Defense, Not Goaltending, Is the Minnesota Wild's Biggest Problem
You’re a goaltender in the NHL, or in the AHL, or in any competitive hockey league.
The opposing team has the puck on the half boards, while you are in position, sliding out of the net enough to cut down his angle, but not so much that you’re leaving yourself open.
You’re doing what you’re supposed to be doing. You’re worrying about the puck—seeing it, tracking it should he pass. You’re doing your job.
You don’t worry about whether or not there’s a player on the backdoor. Why? Because you’ve got a defenseman that is taking care of that, either a) blocking the passing lane or b) making sure that even if the player gets the puck, he won’t get off a clean shot.
The player on the half boards makes the pass, and you instantly begin to move over to get in position for the…
Wait. Where was the defenseman?
If that’s not frustrating enough for you, imagine this.
Your team is on the power play. You actually get somewhat of a break. You’re doing everything you’re supposed to be doing when the puck is in your end. You retrieve it and wait for the defenseman to collect it behind your net.
You move back into position as he breaks out right onto the stick of one of the most dangerous snipers in the league.
The only problem being that he’s wearing a different color sweater than yours.
That’s okay. Even though it’s the power play, there’s someone who might be able to contest the…
Hold on a second. Is he in alone?
Are you frustrated yet? Good. Just multiply that by 10 and you’ve got an idea of the frustrations that Niklas Backstrom and Josh Harding are facing in net for the Minnesota Wild this season.
The bottom line, my dear readers, is that the problems that the Wild are having in their own end are not entirely the fault of poor goaltending.
The team has suffered defensive lapse upon defensive lapse this season. Unless this is addressed, they will continue to do so.
Now, there are many proponents of the idea that the goalie’s sole job is to “stop the puck.” There is no disputing that. The goalie is in the crease for one reason and one reason alone. To let the vulcanized rubber hit him time and time again.
In addition, goalies are expected to make the big save every now and again—the save that keeps their team in the game, changes momentum, and there is absolutely no rational explanation for him making.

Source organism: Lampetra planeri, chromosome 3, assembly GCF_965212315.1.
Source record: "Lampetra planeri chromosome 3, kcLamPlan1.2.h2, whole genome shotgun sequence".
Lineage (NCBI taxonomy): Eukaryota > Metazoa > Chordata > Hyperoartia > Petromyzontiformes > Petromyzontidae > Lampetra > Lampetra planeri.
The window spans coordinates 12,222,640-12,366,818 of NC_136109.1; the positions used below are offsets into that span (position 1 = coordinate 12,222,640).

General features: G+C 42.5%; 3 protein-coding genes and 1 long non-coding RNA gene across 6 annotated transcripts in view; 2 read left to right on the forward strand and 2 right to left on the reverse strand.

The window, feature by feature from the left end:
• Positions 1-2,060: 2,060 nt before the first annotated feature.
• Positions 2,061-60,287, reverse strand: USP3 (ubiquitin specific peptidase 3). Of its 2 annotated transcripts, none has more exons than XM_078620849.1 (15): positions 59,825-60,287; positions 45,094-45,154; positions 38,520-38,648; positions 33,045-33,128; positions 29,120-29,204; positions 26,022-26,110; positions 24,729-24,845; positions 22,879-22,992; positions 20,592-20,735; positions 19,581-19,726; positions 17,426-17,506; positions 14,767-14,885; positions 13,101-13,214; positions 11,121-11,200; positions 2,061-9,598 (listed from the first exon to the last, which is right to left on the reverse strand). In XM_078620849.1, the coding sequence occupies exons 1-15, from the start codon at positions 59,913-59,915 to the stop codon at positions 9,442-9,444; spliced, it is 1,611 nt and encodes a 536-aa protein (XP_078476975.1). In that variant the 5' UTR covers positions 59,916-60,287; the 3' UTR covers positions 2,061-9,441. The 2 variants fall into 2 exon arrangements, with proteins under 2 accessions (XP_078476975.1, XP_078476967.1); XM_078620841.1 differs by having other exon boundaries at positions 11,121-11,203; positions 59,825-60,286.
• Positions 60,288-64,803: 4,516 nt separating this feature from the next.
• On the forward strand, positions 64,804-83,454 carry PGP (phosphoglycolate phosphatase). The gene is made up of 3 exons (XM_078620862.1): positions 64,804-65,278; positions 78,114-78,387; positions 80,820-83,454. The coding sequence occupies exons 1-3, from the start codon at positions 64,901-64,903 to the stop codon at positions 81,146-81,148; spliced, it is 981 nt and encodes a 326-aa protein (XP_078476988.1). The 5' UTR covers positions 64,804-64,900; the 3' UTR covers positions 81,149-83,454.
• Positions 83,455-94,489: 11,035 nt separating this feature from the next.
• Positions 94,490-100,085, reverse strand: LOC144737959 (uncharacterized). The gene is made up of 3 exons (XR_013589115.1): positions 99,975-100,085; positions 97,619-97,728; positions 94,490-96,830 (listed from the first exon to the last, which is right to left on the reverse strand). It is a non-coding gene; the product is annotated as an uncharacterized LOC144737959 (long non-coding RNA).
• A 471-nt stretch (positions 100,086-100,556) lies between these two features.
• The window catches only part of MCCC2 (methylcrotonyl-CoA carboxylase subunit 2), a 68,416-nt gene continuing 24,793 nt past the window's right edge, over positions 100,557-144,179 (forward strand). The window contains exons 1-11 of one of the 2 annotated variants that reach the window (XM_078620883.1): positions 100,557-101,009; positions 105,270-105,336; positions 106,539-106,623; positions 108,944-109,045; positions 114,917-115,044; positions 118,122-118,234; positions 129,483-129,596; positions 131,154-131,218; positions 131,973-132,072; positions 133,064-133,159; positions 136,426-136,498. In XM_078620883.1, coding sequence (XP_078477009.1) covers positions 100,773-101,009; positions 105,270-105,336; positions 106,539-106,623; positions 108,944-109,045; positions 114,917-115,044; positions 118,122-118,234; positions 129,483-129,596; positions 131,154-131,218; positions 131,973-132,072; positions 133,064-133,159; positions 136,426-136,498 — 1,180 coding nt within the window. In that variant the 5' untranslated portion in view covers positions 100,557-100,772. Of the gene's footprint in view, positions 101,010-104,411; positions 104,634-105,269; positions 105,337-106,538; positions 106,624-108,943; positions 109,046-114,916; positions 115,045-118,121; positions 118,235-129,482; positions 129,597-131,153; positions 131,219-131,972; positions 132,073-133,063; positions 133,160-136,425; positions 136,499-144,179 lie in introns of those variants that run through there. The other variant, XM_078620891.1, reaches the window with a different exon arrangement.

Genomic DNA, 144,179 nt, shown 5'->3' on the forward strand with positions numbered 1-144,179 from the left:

But to expect your goaltender to bail your defense out time and time and time and time again?
That is exactly what the Wild are doing.
They are so gung-ho about this shiny new system that allows them offensive freedom, that the vast majority of them are forgetting the fundamentals. Forwards are forgetting to backcheck. Defensemen are letting the backdoor sit wide open.
Is it the goalie’s job to stop the puck?
But when the puck is in the defensive zone, there are five other players on the ice whose job is to make sure that the goalie doesn’t have to. It’s much like the relationship between an offensive line and a quarterback in football. It’s the quarterback’s job to run the offense and make the plays, while it’s the offensive line’s job to make sure he has time to do so.
Likewise, it’s the rest of the hockey team’s responsibility to make sure that the goalie has the time to get in position to make saves. He shouldn’t have to make “the big save” on 15 out of 30 shots every game.
In this area, the Wild are failing miserably, and a change needs to be made. Whether it’s in personnel or in the system, the bottom line is that the goaltenders need more support. Quite simply, they aren’t getting it.
Now, I realize that there is cause for excitement. The Wild just completed the best comeback in team history—a four-goal comeback in the third period against the Blackhawks.
But amidst all the excitement and renewed fervor over the Wild, what’s gotten lost is the fact that, for 40 minutes, they didn’t even look like they could play with Minnetonka High School.
And that, my friends, is an enormous problem. I don’t mean to be all doom and gloom after a tremendously exciting win as the Wild had on Saturday, but Minneapolis resident Dustin Byfuglien said it best, as recounted to the Star Tribune by Backstrom himself.
“Buff skated by me and said, ‘Do you feel like you’re back playing summer hockey in St. Louis Park?’” he said, laughing. “I said, ‘Yeah, I do.’”
That says it all right there. There is a systemic flaw with the Wild that has nothing to do with offense or goaltending.
It is the defense. So long as it is not addressed, the Wild will not be a team that is playing anything other than golf after Apr. 14.
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